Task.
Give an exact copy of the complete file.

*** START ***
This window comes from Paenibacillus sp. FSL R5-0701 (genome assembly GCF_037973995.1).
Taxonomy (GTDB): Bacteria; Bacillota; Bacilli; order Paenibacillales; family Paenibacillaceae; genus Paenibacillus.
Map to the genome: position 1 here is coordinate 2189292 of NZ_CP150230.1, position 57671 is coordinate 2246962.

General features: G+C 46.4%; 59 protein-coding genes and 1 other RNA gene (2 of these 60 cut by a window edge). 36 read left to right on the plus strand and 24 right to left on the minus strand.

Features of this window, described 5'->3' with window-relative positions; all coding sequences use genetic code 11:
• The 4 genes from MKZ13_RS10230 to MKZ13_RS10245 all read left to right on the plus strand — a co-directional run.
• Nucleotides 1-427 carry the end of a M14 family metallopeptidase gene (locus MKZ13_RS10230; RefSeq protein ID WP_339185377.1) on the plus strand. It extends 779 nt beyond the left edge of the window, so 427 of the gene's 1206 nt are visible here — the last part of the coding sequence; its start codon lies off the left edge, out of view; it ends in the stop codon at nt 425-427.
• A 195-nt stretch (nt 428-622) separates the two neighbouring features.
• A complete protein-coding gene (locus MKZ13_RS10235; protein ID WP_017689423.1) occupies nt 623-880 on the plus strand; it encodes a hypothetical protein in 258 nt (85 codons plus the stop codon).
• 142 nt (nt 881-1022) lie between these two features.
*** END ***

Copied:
This window comes from Paenibacillus sp. FSL R5-0701 (genome assembly GCF_037973995.1).
Taxonomy (GTDB): Bacteria; Bacillota; Bacilli; order Paenibacillales; family Paenibacillaceae; genus Paenibacillus.
Map to the genome: position 1 here is coordinate 2189292 of NZ_CP150230.1, position 57671 is coordinate 2246962.

General features: G+C 46.4%; 59 protein-coding genes and 1 other RNA gene (2 of these 60 cut by a window edge). 36 read left to right on the plus strand and 24 right to left on the minus strand.

Features of this window, described 5'->3' with window-relative positions; all coding sequences use genetic code 11:
• The 4 genes from MKZ13_RS10230 to MKZ13_RS10245 all read left to right on the plus strand — a co-directional run.
• Nucleotides 1-427 carry the end of a M14 family metallopeptidase gene (locus MKZ13_RS10230; RefSeq protein ID WP_339185377.1) on the plus strand. It extends 779 nt beyond the left edge of the window, so 427 of the gene's 1206 nt are visible here — the last part of the coding sequence; its start codon lies off the left edge, out of view; it ends in the stop codon at nt 425-427.
• A 195-nt stretch (nt 428-622) separates the two neighbouring features.
• A complete protein-coding gene (locus MKZ13_RS10235; protein ID WP_017689423.1) occupies nt 623-880 on the plus strand; it encodes a hypothetical protein in 258 nt (85 codons plus the stop codon).
• 142 nt (nt 881-1022) lie between these two features.